Shares in high street agents rise as Chancellor announces Stamp Duty abolition – but shivers among builders

Share prices of high street agents climbed yesterday as the Budget was delivered.

Foxtons’ shares went up over 6%, with the ascent starting at almost exactly the time, just before 2pm,  that Chancellor Philip Hammond announced the abolition of Stamp Duty for first-time buyers.

The price fell back briefly, but then continued rising as the afternoon wore on, finishing at 72p – up from 67p at the start of the day.

Countrywide shares yesterday put on over 3%, with the biggest rise again just before 2pm.

They finished at around 115p.

LSL shares also put on over 2%, again in the latter part of the day, rising to 246p.

Purplebricks – whose business model is about listings revenue rather than earning a fee through sales – proved an exception, with its share price falling back by over 1%, to finish at 350p. However, the small fall in the Purplebricks share price came after a series of rebounds.

Listed house builders lost out yesterday, slumping to the bottom of the FTSE, despite a £44bn pump of money into the house building sector announced in the Budget.

But while the Chancellor announced a big rise in house building – 300,000 new homes to be built every year until the mid 2020s – he also announced bigger support for small developers, plus a potential clampdown on developers who hoard land.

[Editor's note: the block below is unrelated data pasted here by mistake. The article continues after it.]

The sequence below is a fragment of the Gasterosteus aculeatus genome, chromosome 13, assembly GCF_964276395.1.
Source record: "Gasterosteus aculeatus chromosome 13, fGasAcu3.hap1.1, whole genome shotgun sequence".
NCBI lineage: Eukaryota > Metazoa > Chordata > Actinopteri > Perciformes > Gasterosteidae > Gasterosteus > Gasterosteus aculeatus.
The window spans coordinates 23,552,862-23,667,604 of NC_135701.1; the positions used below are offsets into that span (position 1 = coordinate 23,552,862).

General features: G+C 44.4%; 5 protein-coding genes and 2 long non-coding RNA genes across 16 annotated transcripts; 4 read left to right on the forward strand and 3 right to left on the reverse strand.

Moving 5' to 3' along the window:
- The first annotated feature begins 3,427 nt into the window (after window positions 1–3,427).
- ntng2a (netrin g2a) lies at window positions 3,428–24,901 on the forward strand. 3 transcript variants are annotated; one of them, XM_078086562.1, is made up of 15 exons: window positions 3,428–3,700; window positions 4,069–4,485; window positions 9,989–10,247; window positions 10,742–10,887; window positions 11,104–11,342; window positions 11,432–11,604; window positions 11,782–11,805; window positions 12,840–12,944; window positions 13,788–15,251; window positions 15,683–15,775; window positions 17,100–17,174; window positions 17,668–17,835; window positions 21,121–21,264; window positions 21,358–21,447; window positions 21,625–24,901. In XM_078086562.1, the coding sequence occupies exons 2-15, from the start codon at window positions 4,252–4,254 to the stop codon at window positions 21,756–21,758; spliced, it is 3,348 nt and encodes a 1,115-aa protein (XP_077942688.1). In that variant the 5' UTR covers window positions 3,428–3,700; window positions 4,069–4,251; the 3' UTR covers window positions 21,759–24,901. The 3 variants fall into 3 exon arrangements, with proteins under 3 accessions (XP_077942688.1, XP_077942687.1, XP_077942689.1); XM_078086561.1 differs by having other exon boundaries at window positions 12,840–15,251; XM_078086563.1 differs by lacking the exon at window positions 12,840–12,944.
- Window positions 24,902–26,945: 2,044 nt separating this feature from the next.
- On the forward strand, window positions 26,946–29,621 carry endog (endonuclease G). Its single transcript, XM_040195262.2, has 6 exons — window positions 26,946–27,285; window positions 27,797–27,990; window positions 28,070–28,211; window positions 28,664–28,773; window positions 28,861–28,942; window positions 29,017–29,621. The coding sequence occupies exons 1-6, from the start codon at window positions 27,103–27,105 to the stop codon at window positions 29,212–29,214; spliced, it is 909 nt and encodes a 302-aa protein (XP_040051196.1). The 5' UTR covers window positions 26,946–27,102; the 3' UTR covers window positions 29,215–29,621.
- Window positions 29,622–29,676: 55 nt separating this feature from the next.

Yesterday, Barratts shares came down 4% in value, while Taylor Wimpey, Persimmon and Berkeley Homes share prices also all dropped about 2%.

In yesterday’s Budget, Hammond said he was launching an urgent review chaired by Oliver Letwin, to investigate the “significant gap between the number of planning permissions granted and the number of homes built”.

Hammond said: “In London alone, there are 270,000 residential planning permissions unbuilt. We need to understand why.”


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One Comment

  1. g4lvo17

    In London alone, there are 270,000 residential planning permissions unbuilt. We need to understand why


    Well Mr Hammond

    This is partly due to the fact that big developers don’t build all their sites as soon as they get permission , but feed them in as other sites complete and the workforce becomes available, it is stupid to think there is an unlimited supply of labour. secondly many planning conditions imposed by local authorities can make it almost uneconomic to build when prices are subdued, they therefore need to wait for an upswing in values to commence work.

    Tell Oliver Letwin he needn’t bother now I have explained it for you 🙂


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